Kenya and Uganda are on a list of 29 African countries that face severe food shortage and insecurity, a new report by the Food and Agriculture Organisation shows.
However, unlike other countries, the food insecurity situation in the two East African counties is localised. In other words, it is restricted to specific areas due to various factors including an influx of refugees, a concentration of internally displaced persons, or a combination of crop failure and acute poverty.
The situation in Kenya, which has about 1.5 million people mainly in north-eastern pastoral areas staring at severe malnutrition and possible death, is worse than that in Uganda.
The Food and Agriculture Organisation’s latest global information and early warning system report blames it on successive seasons of below average rains in arid and semi-arid areas.
“The October to December short-rains season performed poorly, with late onset below average amounts and early cessation by the first 10 days of December,” says the FAO report.
Apart from northern Kenya, food security is also expected to deteriorate in the south-eastern and Coastal zones since food stocks will only be partially replenished during the current harvests, and households will have to rely more on markets for their food requirements.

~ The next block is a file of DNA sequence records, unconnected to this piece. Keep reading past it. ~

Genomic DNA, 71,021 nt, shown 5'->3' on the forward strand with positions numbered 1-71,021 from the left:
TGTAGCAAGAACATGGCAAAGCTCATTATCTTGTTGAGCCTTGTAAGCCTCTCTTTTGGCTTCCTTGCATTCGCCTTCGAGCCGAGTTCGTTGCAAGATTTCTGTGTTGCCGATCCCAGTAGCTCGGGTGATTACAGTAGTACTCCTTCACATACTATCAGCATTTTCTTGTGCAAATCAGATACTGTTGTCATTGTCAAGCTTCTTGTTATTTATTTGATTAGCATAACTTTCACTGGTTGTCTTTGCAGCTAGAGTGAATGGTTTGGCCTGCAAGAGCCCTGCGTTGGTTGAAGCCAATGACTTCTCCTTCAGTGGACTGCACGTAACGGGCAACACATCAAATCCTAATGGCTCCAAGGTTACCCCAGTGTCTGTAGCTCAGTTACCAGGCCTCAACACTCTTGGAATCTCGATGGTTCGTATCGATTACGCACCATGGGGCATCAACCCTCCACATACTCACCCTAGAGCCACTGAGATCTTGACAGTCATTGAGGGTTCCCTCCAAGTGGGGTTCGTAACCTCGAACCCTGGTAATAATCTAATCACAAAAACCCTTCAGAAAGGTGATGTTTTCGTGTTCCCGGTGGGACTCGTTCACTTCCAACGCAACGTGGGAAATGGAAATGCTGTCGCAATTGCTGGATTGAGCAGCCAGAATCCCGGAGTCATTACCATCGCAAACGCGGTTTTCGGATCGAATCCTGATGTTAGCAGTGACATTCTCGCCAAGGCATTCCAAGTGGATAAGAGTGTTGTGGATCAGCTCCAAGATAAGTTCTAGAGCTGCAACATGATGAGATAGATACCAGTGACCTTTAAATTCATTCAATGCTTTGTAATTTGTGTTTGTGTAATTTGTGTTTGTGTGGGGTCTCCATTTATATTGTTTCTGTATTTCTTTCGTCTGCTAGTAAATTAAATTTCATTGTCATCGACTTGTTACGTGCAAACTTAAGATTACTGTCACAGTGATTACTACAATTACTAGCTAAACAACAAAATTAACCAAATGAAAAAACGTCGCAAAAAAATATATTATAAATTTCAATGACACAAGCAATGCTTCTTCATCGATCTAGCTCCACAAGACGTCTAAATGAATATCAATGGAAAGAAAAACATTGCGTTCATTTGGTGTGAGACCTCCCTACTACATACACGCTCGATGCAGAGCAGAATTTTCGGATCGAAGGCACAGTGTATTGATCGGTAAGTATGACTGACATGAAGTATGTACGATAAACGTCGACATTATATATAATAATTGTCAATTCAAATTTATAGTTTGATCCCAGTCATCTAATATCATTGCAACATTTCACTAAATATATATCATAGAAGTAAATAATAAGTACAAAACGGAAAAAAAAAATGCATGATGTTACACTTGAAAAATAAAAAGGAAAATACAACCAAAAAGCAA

As a result of the poor rainfall, the UN body says the aggregate cereal production last year declined to about 3.6 million tonnes, which is approximately 10 per cent below the last five-year average.
“Accordingly, cereal import requirements for the 2014/15 marketing year (July/June) are set at an above-average level of about 2.5 million tonnes, including 1.1 million tonnes of wheat and wheat flour, 900,000 tonnes of maize and 445,000 tonnes of rice,” the organisation says.
In Uganda, FAO estimates that about 180,000 people in Karamoja region will be severely food insecure following two years of below average crop production.
Though harvesting of long cycle crops was completed in November/December in the uni-modal Karamoja region, cereal production is estimated at below-average levels due to unfavourable rains.
“In particular, yields were affected by a prolonged dry spell between the end of June and mid-July, and by limited rainfall amounts in the last two dekads of September. Additional losses occurred in early October as unseasonal heavy rains affected sorghum that was drying in the fields,” the organisation says in its update.
Provision of adequate and nutritious food to the region’s growing population has remained a major challenge for the five East African Community member states, which are still dependent on rain-fed agriculture for food production, which is susceptible to the vagaries of weather.
The situation is worsened by the instability in the region that has forced thousands to flee their countries and seek refuge in EAC.